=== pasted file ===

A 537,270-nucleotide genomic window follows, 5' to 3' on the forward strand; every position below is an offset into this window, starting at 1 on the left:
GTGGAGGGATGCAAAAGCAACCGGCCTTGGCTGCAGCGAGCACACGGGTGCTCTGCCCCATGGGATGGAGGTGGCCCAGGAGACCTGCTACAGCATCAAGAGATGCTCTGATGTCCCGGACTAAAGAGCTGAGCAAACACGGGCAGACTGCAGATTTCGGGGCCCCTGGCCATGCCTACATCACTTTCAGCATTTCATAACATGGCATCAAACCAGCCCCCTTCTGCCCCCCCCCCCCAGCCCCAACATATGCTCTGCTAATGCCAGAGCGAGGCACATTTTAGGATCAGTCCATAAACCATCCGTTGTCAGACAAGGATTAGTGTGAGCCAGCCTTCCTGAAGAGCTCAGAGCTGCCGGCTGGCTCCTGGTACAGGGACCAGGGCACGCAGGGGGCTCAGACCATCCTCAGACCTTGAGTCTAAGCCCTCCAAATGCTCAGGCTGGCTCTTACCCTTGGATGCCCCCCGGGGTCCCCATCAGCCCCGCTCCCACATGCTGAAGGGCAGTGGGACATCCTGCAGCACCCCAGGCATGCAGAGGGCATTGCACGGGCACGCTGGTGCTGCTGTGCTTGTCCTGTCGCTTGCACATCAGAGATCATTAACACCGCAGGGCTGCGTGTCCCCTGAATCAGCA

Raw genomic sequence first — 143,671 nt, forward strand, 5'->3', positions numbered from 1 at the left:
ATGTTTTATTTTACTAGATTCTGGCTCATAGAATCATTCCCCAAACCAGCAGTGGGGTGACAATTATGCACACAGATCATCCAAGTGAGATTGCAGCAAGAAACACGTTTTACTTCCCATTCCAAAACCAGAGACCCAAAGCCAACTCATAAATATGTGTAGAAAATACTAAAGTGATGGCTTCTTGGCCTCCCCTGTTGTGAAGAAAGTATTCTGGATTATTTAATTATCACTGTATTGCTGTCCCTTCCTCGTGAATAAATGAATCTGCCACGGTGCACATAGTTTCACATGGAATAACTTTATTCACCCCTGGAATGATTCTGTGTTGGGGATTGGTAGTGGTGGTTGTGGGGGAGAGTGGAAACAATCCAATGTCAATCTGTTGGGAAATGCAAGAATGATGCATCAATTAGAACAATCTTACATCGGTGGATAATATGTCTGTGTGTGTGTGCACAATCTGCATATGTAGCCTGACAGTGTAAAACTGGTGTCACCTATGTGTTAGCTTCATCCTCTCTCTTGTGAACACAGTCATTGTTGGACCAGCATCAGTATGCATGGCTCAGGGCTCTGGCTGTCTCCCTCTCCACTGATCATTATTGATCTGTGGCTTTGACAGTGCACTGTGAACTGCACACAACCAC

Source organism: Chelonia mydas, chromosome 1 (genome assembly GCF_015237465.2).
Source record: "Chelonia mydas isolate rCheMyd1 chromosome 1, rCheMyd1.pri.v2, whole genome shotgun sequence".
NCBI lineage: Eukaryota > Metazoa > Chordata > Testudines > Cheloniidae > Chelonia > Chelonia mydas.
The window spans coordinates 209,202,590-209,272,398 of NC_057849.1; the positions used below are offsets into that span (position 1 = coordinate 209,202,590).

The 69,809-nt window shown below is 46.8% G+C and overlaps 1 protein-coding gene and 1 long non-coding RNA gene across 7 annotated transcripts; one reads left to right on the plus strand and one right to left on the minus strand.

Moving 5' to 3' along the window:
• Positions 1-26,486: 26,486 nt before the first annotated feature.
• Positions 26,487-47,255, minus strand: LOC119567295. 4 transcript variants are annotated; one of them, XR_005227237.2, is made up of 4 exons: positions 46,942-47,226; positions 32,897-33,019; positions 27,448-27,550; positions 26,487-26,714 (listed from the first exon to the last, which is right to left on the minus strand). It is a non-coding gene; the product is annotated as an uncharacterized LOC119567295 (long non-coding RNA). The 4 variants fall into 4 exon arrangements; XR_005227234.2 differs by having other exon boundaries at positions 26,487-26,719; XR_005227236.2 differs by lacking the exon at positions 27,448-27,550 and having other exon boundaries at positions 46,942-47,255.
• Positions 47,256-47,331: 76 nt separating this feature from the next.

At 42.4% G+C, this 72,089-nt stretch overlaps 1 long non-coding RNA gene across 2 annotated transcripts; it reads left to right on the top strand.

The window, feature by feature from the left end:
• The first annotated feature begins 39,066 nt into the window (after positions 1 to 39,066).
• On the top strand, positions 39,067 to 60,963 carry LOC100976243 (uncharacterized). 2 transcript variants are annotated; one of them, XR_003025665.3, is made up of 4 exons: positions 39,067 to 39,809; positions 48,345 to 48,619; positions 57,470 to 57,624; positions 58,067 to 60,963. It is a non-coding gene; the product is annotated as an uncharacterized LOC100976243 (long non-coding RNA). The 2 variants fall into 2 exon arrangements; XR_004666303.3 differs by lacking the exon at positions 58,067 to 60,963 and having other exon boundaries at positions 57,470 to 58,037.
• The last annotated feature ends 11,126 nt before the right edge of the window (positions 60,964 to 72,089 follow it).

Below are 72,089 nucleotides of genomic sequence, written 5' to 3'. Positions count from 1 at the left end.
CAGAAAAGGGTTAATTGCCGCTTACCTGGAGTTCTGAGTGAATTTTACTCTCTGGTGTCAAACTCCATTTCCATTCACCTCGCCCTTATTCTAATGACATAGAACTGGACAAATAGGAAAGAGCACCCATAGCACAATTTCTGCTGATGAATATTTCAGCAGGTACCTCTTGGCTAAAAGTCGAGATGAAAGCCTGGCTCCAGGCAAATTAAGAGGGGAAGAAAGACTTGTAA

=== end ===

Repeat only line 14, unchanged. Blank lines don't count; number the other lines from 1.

At 42.4% G+C, this 72,089-nt stretch overlaps 1 long non-coding RNA gene across 2 annotated transcripts; it reads left to right on the top strand.